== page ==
You may think that your organization’s disaster recovery solution is full-proof, but you’re probably wrong. In fact, even synchronous replication cannot ensure zero data loss and rapid recovery in a rolling disaster scenario.
A rolling disaster usually starts with a power outage or a problem with network communication lines. It is an event in which replication to the secondary (disaster recovery) site fails before the primary (production) data center fails. During the interim between replication failure and failure of the primary data center, the primary data center’s production servers continue to produce data that is not being replicated (unless you have Axxana’s Phoenix). Suffice it to say, when data is created and not replicated—even for a few seconds—data loss is guaranteed.
These Assumptions Will Take You Down
Despite your best-laid plans and steep investments in traditional disaster recovery solutions, your organization may be in for data loss and prolonged, costly recovery times if you make the following assumptions:
- Synchronous Is Fail-Safe – Synchronous replication is designed for disasters in which the production data center fails before (or at the same time as) the lines used to replicate data to the backup data center (or a DRaaS provider’s data center). In rolling disasters, where replication lines fail first, your production data center continues to produce data, which you will lose and cannot recover.
- Max Availability = Zero Data Loss – Maximum Availability mode is commonly perceived as synchronous replication in an Oracle® Data Guard environment, but it cannot ensure zero data loss in rolling disasters. This is because Data Guard cannot operate without fully functioning replication lines. When these lines fail in a rolling disaster, your application(s) will continue to operate without replicating the data to the disaster recovery site.
- Asynchronous Data Lag Is Controllable – If you’re running asynchronous replication, your organization is probably willing to tolerate a certain amount of data loss. But rolling disasters may create a much larger volume of yet-to-be replicated data—and therefore greater data loss—than your organization has planned for or can withstand. For example, what happens if replication fails during a period of peak throughput? At this point, data loss may move from being tolerable to becoming a liability.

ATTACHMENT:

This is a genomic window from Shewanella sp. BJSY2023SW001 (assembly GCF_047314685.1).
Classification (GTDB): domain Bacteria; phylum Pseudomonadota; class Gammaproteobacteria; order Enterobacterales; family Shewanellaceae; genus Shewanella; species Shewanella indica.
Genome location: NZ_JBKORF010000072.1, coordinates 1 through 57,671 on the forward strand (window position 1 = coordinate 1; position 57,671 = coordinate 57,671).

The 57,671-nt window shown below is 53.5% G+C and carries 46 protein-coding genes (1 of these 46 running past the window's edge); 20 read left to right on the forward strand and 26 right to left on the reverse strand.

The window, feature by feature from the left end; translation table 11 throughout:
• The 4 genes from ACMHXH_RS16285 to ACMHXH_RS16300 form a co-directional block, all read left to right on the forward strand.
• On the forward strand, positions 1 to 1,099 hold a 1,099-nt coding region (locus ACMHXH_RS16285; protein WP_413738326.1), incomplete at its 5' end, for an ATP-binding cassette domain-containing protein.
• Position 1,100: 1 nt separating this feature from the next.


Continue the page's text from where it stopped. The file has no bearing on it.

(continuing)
- Three DCs Is the Best That Money Can Buy – In a three-data-center topology, your organization replicates synchronously to a nearby data center and asynchronously to a more distant data center. If a rolling disaster terminates synchronous replication to the nearby data center, and the primary site continues to produce data, your organization will lose that data. In other words, in spite of its tremendous complexity and cost, your three-data-center solution will still fail you.
In the Midst of Chaos, Every Disaster Must Be Treated Like a Rolling Disaster
To make matters worse for disaster recovery and business continuity planning, the exact chain of events leading to a disaster isn’t always obvious. If you can’t determine whether you’ve had a rolling disaster, you need to respond and remediate as if you have. Doing so requires time-consuming identification of what data has been lost, and in some cases, reconstruction of application consistency at the secondary site. Meanwhile, availability, productivity, revenue, and reputation may slide downhill.
No Organization Is Immune
If you think your organization is immune to rolling disasters because power and network outages rarely occur or won’t affect you, consider this: In a recent survey, respondents listed power outages and network outages as the first- and second-leading cause (respectively) of failover to a secondary site.
Don’t say we didn’t warn you.
For More Information
To find out more about Axxana’s Phoenix and how it guarantees zero data loss at any distance and preserves data consistency for rapid recovery—all at a vastly lower cost than traditional disaster recovery solutions, read our white paper on rolling disasters or contact
 J. Buffington et al. Enterprise Strategy Group. Research Report: The Evolving Business Continuity and Disaster Recovery Landscape. January 2016. http://www.cioandleader.com/zerto/pdf/Research-Report-The-Evolving-Business-Continuity-and-Disaster-Recovery-Landscape.pdf